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New Delhi: Widely-sold antacids (anti-acidity pills) such as Ocid, Pantop and Lanzol will now have to carry a side-effect warning of possible ‘acute kidney injury’ in their packages.

The government has asked all state drug regulators to inform companies manufacturing proton pump inhibitors (PPI) — a group of medications whose main action is a pronounced and long-lasting reduction of stomach acid production — to mandatorily add the warning as part of their leaflets or packaging inserts.

PPI category of drugs include tablets and syrups consisting of Pantoprazole, Omeprazole, Lansoprazole, Esomeprazole and their combinations. These are among the most commonly-used drugs with a market over Rs 4,000 crore in India.

The warning does not apply to category of antacids which are not PPIs such as Gelusil and Digene.

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‘Inform all PPI manufacturers to carry warning’

Dr V.G. Somani, Drug Controller General of India (DCGI), had written a letter to all state drug regulators on 4 November stating the national co-ordination centre for pharmacovigilance programme of India had forwarded its recommendation based on ADR (adverse drug reaction) reports about certain medical products, including PPIs.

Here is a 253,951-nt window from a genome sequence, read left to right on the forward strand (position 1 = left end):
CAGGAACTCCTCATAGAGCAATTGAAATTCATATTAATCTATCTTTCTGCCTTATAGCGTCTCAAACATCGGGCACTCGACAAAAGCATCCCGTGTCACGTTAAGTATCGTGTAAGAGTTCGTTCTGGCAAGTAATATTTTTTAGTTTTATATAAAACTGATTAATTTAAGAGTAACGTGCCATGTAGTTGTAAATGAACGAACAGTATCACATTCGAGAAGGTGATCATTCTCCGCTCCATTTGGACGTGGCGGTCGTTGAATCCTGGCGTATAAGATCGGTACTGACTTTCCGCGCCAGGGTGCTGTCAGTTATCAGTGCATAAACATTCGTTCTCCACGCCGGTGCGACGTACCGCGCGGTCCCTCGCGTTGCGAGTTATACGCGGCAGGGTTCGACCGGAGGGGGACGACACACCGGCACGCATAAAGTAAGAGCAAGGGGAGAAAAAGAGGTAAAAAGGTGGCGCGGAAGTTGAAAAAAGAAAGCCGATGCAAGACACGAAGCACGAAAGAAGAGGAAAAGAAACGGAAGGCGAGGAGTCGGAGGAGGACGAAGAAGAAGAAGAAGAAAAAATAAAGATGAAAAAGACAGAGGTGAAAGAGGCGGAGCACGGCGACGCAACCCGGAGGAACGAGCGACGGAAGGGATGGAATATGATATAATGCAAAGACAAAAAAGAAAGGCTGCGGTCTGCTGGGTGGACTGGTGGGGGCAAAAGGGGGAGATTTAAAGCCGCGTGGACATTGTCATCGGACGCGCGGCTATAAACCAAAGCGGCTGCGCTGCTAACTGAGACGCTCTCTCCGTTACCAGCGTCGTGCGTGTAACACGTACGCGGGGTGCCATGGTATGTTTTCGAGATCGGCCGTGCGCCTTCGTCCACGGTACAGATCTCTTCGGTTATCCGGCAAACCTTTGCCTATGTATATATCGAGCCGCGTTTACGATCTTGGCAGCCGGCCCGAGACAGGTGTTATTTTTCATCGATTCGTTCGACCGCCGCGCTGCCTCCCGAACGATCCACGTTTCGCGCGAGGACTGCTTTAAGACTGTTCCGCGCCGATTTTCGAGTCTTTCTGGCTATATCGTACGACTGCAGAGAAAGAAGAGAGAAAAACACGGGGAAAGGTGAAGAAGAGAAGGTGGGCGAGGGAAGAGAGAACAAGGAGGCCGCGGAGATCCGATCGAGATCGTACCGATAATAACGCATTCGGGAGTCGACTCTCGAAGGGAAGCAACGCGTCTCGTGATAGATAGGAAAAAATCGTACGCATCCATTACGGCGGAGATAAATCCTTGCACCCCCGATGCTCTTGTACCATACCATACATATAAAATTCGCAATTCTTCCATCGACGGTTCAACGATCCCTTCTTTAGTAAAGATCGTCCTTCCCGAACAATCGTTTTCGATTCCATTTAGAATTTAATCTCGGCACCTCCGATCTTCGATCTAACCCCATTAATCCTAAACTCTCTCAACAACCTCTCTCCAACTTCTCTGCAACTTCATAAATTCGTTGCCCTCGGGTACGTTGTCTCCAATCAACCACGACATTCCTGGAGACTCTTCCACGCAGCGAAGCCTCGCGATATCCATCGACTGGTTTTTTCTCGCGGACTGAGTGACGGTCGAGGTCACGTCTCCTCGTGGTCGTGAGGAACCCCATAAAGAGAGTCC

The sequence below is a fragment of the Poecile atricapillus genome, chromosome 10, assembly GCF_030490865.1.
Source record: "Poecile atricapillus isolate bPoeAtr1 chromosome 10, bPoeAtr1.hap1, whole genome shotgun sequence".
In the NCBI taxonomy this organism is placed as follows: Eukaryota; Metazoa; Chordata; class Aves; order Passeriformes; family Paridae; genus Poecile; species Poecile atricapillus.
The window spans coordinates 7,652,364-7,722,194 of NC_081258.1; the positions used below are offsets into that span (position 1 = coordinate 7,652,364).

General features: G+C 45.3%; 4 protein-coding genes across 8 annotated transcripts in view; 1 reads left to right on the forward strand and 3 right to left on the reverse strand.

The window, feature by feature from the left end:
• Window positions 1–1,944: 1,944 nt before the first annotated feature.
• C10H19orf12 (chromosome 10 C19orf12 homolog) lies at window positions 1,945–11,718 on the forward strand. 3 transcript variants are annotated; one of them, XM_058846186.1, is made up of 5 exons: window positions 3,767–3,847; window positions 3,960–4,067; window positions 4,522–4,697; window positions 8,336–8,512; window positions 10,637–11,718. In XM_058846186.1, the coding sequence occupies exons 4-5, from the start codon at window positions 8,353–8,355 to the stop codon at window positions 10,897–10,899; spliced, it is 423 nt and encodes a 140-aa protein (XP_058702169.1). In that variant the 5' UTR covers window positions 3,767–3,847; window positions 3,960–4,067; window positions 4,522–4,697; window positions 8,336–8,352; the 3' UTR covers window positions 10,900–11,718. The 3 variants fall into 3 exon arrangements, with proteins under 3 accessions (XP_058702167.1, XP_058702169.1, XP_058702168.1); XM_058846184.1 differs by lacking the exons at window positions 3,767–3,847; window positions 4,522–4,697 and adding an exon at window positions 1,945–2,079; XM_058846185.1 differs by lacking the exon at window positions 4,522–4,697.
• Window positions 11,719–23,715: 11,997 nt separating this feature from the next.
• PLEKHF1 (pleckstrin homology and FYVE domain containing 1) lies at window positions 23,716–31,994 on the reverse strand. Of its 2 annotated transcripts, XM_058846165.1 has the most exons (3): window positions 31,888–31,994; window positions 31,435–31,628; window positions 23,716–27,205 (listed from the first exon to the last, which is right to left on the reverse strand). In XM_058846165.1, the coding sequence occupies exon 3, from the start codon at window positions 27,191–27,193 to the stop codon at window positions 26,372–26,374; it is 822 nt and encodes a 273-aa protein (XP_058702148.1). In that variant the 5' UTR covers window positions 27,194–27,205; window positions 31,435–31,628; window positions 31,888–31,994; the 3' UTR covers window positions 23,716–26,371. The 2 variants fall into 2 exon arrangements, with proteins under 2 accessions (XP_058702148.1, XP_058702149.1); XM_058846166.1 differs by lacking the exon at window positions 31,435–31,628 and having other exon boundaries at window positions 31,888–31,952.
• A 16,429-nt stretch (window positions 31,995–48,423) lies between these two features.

The recommendation was deliberated by a subject experts committee (SEC) which then suggested that the Central Drugs Standard Control Organisation (CDSCO) should direct all state drug regulators to inform PPI manufacturers about the warning.

“The recommendation has been considered by this office. Accordingly, you are requested to direct the manufacturers of the formulations of PPI under your jurisdiction to mention acute kidney injury as an ADR .. action taken in this regard may be intimated to this office,” the letter further read.

How PPI drugs can cause kidney damage

A study published by the US-based National Institute of Health had demonstrated how use of PPIs was independently associated with a “20–50 per cent higher risk of incident chronic kidney disease”.

The study describes how PPI medicines end up injuring kidneys, reducing the organs’ capacity to filter blood effectively.

Several other studies have similarly established the probability of developing increased chances of heart attack, deficiency of vitamin B12 and chances of bone fractures in those who frequently take PPIs.

(This report has been updated to remove reference to Aciloc, which does not belong to the PPI category of drugs)

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